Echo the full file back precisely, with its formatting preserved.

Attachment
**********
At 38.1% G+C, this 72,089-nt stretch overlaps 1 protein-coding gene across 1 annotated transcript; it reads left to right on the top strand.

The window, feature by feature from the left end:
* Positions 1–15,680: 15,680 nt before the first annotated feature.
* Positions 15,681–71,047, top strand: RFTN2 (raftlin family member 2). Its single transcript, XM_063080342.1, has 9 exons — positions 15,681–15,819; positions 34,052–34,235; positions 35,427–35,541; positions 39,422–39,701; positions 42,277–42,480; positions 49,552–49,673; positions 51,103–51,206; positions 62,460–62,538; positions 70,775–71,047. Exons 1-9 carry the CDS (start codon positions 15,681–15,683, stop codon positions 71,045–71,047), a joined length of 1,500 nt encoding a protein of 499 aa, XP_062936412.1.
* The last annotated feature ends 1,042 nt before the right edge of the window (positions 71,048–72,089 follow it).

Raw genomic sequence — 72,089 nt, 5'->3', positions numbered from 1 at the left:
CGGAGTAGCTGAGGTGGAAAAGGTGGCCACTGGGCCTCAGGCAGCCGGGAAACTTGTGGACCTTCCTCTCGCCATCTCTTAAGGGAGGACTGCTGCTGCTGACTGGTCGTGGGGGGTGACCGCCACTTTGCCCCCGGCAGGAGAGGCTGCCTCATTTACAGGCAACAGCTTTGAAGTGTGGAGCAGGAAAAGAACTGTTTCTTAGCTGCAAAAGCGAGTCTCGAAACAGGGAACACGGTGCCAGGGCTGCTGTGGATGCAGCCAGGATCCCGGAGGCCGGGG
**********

At 38.1% G+C, this 72,089-nt stretch overlaps 1 protein-coding gene across 1 annotated transcript; it reads left to right on the top strand.

The window, feature by feature from the left end:
* Positions 1–15,680: 15,680 nt before the first annotated feature.
* Positions 15,681–71,047, top strand: RFTN2 (raftlin family member 2). Its single transcript, XM_063080342.1, has 9 exons — positions 15,681–15,819; positions 34,052–34,235; positions 35,427–35,541; positions 39,422–39,701; positions 42,277–42,480; positions 49,552–49,673; positions 51,103–51,206; positions 62,460–62,538; positions 70,775–71,047. Exons 1-9 carry the CDS (start codon positions 15,681–15,683, stop codon positions 71,045–71,047), a joined length of 1,500 nt encoding a protein of 499 aa, XP_062936412.1.
* The last annotated feature ends 1,042 nt before the right edge of the window (positions 71,048–72,089 follow it).

Raw genomic sequence — 72,089 nt, 5'->3', positions numbered from 1 at the left:
CGGAGTAGCTGAGGTGGAAAAGGTGGCCACTGGGCCTCAGGCAGCCGGGAAACTTGTGGACCTTCCTCTCGCCATCTCTTAAGGGAGGACTGCTGCTGCTGACTGGTCGTGGGGGGTGACCGCCACTTTGCCCCCGGCAGGAGAGGCTGCCTCATTTACAGGCAACAGCTTTGAAGTGTGGAGCAGGAAAAGAACTGTTTCTTAGCTGCAAAAGCGAGTCTCGAAACAGGGAACACGGTGCCAGGGCTGCTGTGGATGCAGCCAGGATCCCGGAGGCCGGGG